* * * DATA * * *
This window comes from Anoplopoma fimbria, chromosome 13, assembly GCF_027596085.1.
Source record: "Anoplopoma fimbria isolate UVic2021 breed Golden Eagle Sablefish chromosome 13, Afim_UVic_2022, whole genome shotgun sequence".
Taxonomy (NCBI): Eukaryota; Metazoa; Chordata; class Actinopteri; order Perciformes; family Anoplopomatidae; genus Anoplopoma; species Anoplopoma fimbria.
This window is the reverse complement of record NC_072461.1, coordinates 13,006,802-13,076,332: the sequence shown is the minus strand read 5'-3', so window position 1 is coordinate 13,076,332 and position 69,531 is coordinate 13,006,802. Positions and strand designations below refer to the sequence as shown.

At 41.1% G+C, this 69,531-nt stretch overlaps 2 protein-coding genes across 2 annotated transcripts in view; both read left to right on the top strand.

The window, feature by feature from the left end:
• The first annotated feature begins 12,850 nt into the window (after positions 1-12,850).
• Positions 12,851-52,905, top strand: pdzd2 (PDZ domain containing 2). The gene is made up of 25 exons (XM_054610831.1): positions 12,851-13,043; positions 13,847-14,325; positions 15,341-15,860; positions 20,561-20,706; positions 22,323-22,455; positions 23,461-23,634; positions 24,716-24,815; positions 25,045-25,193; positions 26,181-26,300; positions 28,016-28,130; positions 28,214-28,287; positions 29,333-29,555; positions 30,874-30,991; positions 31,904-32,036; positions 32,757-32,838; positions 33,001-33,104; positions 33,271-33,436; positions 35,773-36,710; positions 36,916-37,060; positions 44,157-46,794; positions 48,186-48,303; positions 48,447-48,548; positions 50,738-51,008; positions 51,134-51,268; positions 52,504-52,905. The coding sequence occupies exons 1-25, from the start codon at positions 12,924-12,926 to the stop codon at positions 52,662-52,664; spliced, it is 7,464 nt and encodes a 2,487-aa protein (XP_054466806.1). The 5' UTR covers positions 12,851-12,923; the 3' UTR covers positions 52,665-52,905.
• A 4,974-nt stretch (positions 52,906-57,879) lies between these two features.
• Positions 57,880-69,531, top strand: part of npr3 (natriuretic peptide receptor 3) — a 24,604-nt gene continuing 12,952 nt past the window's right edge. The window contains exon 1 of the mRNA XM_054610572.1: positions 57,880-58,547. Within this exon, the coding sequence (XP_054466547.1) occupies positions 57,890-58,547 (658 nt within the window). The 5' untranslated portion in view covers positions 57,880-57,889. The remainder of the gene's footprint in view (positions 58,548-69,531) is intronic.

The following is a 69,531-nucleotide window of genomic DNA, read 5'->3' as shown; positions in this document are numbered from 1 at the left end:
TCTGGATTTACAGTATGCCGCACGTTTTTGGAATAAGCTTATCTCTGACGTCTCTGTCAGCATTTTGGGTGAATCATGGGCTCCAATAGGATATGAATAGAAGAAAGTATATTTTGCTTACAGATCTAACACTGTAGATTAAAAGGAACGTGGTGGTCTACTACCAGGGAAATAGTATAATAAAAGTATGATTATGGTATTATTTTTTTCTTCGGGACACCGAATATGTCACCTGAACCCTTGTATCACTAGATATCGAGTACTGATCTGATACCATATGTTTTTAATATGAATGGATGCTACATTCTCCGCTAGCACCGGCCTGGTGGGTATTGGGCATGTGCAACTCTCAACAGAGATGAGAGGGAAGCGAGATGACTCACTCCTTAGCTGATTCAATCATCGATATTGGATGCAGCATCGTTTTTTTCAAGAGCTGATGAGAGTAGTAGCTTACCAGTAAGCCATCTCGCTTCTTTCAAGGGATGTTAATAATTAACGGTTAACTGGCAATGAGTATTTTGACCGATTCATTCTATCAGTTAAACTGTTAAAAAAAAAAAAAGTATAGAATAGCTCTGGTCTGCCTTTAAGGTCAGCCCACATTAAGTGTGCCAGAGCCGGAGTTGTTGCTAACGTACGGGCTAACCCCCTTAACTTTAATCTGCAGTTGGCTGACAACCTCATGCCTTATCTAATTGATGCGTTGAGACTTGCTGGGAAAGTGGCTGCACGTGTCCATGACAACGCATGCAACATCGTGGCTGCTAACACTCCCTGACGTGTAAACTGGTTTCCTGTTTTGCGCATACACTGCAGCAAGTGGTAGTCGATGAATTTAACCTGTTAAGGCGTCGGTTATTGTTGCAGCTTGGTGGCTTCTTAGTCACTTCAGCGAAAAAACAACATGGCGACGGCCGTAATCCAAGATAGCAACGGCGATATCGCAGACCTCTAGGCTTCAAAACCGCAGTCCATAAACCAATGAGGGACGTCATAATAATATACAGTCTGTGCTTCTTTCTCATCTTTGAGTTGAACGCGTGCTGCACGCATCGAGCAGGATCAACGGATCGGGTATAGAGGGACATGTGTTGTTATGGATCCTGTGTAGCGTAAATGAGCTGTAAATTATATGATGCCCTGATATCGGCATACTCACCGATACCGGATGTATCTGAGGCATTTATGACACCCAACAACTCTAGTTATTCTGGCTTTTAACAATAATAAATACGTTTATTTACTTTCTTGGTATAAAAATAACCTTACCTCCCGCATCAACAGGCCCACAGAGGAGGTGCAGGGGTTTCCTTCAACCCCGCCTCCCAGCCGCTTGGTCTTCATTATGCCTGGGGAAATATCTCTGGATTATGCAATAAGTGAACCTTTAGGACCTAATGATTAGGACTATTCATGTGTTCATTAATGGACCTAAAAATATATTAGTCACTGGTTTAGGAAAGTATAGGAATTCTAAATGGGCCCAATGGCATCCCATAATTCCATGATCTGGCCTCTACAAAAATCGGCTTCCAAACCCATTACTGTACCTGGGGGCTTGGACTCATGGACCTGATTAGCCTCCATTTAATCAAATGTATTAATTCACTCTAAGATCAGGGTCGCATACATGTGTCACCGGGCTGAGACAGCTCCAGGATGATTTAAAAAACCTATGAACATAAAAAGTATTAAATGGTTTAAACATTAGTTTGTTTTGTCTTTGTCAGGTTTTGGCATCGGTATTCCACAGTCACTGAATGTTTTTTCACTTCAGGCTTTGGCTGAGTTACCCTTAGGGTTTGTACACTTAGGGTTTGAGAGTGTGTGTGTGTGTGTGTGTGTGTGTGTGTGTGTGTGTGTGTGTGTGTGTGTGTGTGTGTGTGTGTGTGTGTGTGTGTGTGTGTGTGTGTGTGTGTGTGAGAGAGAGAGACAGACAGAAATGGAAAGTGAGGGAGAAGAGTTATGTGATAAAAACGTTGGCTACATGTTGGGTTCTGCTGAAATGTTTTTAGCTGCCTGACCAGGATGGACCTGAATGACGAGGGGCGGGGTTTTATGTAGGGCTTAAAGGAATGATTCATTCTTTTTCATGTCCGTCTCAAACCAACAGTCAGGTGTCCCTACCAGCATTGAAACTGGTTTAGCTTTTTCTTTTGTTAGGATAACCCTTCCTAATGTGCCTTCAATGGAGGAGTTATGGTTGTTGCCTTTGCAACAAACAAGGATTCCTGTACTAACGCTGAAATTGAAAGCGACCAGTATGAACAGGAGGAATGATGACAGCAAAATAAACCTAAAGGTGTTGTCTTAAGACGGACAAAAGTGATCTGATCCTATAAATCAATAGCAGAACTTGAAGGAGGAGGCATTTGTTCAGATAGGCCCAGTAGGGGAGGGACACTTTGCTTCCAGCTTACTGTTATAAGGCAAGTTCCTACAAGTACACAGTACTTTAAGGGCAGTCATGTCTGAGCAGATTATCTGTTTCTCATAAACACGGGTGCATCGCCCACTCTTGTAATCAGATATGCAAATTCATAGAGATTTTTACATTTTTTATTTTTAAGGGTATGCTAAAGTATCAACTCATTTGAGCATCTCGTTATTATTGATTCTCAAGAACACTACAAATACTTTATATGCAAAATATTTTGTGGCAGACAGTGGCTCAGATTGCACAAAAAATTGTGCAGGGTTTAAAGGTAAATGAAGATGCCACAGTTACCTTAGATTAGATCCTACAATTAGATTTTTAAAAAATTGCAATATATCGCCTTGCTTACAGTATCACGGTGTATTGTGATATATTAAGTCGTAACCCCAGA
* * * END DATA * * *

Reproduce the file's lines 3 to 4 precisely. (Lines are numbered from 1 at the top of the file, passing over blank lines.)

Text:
Taxonomy (NCBI): Eukaryota; Metazoa; Chordata; class Actinopteri; order Perciformes; family Anoplopomatidae; genus Anoplopoma; species Anoplopoma fimbria.
This window is the reverse complement of record NC_072461.1, coordinates 13,006,802-13,076,332: the sequence shown is the minus strand read 5'-3', so window position 1 is coordinate 13,076,332 and position 69,531 is coordinate 13,006,802. Positions and strand designations below refer to the sequence as shown.